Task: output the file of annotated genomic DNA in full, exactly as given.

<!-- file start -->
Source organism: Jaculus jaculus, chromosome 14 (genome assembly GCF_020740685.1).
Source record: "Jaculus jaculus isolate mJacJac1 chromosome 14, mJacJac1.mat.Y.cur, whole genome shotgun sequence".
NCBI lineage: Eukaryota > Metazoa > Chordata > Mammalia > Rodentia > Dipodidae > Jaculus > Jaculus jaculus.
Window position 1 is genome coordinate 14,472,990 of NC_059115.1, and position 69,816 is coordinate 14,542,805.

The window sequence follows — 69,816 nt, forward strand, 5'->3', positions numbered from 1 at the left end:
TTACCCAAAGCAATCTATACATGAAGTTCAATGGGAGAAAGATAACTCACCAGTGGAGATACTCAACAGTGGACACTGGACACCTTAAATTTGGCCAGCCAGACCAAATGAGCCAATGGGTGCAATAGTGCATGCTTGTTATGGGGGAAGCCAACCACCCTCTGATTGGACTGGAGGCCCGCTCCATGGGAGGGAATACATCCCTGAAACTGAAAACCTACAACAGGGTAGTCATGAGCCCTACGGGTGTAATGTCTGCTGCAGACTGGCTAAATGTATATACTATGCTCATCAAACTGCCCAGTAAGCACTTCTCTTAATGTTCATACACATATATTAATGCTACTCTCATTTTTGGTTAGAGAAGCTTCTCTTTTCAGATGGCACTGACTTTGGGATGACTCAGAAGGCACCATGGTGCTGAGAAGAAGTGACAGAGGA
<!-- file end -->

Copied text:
Source organism: Jaculus jaculus, chromosome 14 (genome assembly GCF_020740685.1).
Source record: "Jaculus jaculus isolate mJacJac1 chromosome 14, mJacJac1.mat.Y.cur, whole genome shotgun sequence".
NCBI lineage: Eukaryota > Metazoa > Chordata > Mammalia > Rodentia > Dipodidae > Jaculus > Jaculus jaculus.
Window position 1 is genome coordinate 14,472,990 of NC_059115.1, and position 69,816 is coordinate 14,542,805.

The window sequence follows — 69,816 nt, forward strand, 5'->3', positions numbered from 1 at the left end:
TTACCCAAAGCAATCTATACATGAAGTTCAATGGGAGAAAGATAACTCACCAGTGGAGATACTCAACAGTGGACACTGGACACCTTAAATTTGGCCAGCCAGACCAAATGAGCCAATGGGTGCAATAGTGCATGCTTGTTATGGGGGAAGCCAACCACCCTCTGATTGGACTGGAGGCCCGCTCCATGGGAGGGAATACATCCCTGAAACTGAAAACCTACAACAGGGTAGTCATGAGCCCTACGGGTGTAATGTCTGCTGCAGACTGGCTAAATGTATATACTATGCTCATCAAACTGCCCAGTAAGCACTTCTCTTAATGTTCATACACATATATTAATGCTACTCTCATTTTTGGTTAGAGAAGCTTCTCTTTTCAGATGGCACTGACTTTGGGATGACTCAGAAGGCACCATGGTGCTGAGAAGAAGTGACAGAGGA